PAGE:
Credit: Handout photo by Matthew Murphy

Twenty years ago, Richard Scheuer Jr. died from a brain hemorrhage at the age of 48. His obituary in the May 12, 1996 New York Times identified him as “a general partner in a Manhattan arbitrage firm who supported education and the arts as a trustee of his family’s charitable foundation.” But his first love, according to his eldest son Benjamin—who’d turned 14 just before his father’s passing—was playing music. The two were not on speaking terms when Richard died, and Benjamin’s lingering guilt over that sad fact has carried him a long way. The Lion, Benjamin’s solo musical about his attempts to whup grief and deadlier diseases, opened at Manhattan Theatre Club in 2014. After winning a Drama Desk Award for Outstanding Solo Performance and enjoying a successful run in London, it’s now ensconced at Arena Stage’s intimate Kogod Cradle, part of a two-year tour.

It’s easy to see why the show has been so popular. Scheuer is a dextrous guitar player (he uses between six and eight of them, most in different tunings, during the show) and an earnest singer. More importantly, he’s an ingratiating, outsized personality, his smile beaming out from between his artfully distressed thicket of sandy hair and his pre-loosened tie. His songs, often liberated from rigid rhyming schemes, are more upbeat than confessional acoustic balladry often is; they tend to be pointed and short, even while permitting lyrics like “You explain what baby acorn squash is / Wearing leopard-print galoshes.”

The show is short, too: A brisk 70 minutes. The dozen-plus numbers are stitched together by banter as terse as a police report, sketching out the conflict between tweener Benjamin and his mercurial dad, his alienation as a young adult from his mom and younger brothers, and the arc of a romance in his 20s. Curiously, these micro-monologues feel like they’ve been workshopped and pruned more fastidiously than the songs have been.

They also elide details that might complicate his portrayal of himself as an indefatigable underdog, like the fact that the unnamed English boarding school his mother sent him to was Eton College, where royals and future prime ministers are groomed, or that at some point during his years back in the States as a not-especially-struggling rock and roller he graduated from Harvard University, as his father had done. Benjamin can hardly be blamed for the privileged circumstances of his birth, any more than he can for the bodily misfortune that befalls him later. He’s free to tell his own story as selectively as he likes, as we all are, and as we all do. Material comfort does not ease emotional isolation. If you feel alone, then you are.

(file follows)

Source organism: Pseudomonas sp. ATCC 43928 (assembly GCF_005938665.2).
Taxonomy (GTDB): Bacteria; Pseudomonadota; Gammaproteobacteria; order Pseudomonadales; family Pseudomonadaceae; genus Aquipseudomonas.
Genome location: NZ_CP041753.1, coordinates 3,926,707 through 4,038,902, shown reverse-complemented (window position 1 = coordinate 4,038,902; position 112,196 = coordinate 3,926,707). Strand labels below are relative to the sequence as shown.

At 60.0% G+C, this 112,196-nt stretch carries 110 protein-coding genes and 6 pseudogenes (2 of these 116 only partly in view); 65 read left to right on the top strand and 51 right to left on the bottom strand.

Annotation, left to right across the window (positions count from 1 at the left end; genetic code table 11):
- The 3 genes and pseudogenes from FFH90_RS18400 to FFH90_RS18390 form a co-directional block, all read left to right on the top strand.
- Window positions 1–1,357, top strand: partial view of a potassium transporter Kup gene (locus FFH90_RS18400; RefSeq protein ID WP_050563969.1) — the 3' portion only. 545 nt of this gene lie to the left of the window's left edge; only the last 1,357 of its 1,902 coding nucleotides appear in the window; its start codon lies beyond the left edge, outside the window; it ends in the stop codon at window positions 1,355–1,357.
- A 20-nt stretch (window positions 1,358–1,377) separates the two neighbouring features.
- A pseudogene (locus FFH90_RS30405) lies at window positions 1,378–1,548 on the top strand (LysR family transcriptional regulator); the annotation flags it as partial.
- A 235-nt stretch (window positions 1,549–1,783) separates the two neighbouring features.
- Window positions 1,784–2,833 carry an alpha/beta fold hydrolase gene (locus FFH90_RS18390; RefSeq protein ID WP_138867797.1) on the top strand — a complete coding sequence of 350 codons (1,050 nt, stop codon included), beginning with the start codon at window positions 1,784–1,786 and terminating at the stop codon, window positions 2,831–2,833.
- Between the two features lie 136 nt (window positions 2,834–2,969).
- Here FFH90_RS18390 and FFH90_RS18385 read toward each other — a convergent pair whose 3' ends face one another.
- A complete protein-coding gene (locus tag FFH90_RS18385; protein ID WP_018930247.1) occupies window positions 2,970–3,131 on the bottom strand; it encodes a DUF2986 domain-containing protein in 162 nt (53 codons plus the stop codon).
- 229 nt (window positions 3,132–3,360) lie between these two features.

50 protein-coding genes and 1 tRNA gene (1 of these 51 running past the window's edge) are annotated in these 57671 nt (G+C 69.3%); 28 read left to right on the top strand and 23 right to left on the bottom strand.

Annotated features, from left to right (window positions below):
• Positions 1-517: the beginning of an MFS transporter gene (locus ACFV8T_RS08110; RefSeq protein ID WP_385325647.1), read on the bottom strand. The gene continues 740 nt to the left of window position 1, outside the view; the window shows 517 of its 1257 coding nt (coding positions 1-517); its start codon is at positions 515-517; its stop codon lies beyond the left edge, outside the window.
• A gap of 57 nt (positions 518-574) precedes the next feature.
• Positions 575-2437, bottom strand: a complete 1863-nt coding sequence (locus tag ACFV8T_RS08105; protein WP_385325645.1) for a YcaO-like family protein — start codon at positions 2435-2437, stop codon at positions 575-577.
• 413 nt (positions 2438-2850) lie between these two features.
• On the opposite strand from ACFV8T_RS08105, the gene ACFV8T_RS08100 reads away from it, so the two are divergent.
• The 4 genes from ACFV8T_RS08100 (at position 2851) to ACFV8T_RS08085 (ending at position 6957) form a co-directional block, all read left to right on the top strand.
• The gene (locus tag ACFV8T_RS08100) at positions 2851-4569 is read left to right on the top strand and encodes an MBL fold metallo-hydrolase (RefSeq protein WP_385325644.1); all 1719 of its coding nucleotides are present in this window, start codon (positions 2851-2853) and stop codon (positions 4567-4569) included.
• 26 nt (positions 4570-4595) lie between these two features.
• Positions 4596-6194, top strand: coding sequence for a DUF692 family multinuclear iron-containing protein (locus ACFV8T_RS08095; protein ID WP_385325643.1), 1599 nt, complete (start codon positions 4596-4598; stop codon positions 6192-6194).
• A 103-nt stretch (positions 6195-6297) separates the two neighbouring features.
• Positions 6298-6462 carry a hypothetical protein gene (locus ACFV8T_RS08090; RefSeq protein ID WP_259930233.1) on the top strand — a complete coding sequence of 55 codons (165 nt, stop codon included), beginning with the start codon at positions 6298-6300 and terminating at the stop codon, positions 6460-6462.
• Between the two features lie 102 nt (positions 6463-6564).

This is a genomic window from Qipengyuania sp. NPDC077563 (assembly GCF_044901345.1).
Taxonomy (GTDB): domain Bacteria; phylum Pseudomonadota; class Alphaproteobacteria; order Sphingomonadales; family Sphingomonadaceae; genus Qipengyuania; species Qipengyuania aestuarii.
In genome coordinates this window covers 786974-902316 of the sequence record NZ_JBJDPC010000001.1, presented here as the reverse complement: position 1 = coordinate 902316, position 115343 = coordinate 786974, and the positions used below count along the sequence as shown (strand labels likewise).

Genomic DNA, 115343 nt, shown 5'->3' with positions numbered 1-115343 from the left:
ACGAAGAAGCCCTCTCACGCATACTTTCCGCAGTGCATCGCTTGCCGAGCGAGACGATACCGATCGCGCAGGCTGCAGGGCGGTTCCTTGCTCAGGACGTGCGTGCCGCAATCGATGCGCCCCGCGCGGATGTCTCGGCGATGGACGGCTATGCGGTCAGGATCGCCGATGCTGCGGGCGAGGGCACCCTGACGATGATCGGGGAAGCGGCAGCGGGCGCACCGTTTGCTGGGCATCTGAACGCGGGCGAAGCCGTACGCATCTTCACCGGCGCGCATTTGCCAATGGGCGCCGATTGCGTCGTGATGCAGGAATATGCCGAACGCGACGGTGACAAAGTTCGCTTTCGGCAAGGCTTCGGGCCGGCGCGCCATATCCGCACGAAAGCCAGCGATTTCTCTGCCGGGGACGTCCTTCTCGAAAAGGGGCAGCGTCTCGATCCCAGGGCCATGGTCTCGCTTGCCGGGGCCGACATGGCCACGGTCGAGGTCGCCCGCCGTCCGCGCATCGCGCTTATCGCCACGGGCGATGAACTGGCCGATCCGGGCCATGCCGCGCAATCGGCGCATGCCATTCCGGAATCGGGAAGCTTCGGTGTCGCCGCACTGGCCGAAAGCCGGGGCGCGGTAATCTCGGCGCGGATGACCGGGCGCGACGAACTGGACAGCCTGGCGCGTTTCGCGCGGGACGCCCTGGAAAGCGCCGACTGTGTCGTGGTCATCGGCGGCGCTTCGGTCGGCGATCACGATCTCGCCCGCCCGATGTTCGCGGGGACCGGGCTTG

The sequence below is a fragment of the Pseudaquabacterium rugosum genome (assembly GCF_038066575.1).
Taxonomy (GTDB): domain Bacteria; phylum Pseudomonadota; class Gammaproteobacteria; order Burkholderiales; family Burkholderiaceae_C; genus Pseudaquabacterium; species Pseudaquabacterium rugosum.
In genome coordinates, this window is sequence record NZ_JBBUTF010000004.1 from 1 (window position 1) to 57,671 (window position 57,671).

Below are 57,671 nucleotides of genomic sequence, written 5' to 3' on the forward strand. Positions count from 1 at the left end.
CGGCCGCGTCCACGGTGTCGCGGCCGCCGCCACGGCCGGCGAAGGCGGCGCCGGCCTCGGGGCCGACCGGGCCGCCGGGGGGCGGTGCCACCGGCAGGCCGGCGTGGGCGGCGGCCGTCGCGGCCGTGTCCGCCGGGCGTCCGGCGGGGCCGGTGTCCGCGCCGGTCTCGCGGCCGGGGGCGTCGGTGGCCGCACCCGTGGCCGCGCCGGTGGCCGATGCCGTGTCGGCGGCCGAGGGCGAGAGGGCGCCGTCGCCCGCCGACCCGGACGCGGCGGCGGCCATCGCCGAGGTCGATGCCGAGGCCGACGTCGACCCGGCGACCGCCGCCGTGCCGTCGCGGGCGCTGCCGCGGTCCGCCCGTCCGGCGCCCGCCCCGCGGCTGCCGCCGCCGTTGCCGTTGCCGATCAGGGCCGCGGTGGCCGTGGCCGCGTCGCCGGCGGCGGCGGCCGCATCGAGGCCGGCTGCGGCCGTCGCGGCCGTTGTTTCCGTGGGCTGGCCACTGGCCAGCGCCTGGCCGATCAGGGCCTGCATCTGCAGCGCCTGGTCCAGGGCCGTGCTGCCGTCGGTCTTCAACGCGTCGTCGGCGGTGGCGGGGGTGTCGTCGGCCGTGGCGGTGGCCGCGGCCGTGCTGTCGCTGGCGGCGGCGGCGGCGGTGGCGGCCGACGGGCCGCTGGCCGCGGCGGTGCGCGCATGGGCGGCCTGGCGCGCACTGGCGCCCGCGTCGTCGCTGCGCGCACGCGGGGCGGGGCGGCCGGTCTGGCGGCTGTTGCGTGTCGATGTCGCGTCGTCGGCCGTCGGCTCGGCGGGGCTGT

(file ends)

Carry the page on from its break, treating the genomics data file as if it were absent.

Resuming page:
It would be nice if the show acknowledged the material part of it, though, especially once his estranged family moves from England to the U.S. to support him through a terrible trial — the kind that spares no one, but that you’d rather face with resources than without.

The ordeal he describes in this show has now been documented in an album, The Bridge; an art book, Between Two Spaces; and a stage show that will spawn a second album. In the show, he mentions a long convalescent vacation that helped him get his groove back. That’s nice. The person I know best who got sick young had to move in with her parents, and then return to work before she was ready because she couldn’t afford to lose her job.

Again, it would be unfair—that word again—to downplay Scheuer’s talent and charisma on account of the advantages he doesn’t mention. Being rich didn’t save his old man from dying young, it didn’t prevent him from getting sick, and it didn’t make repairing his familial relationships any easier. Money doesn’t make “Cookie-Tin Banjo”— the conciliatory show opener about the toy instrument his father made for him when he was child—any less moving, or the musical’s title song, about learning to draw comfort from your family, any less reassuring.

Does it sound like I’ve convinced myself? I nearly have. The Lion is a marvelous show that seemed disingenuous to me only in hindsight. Maybe there’s a lesson in that, too.

1101 6th St. SW. $45–$70. (202) 488-3300. arenastage.org.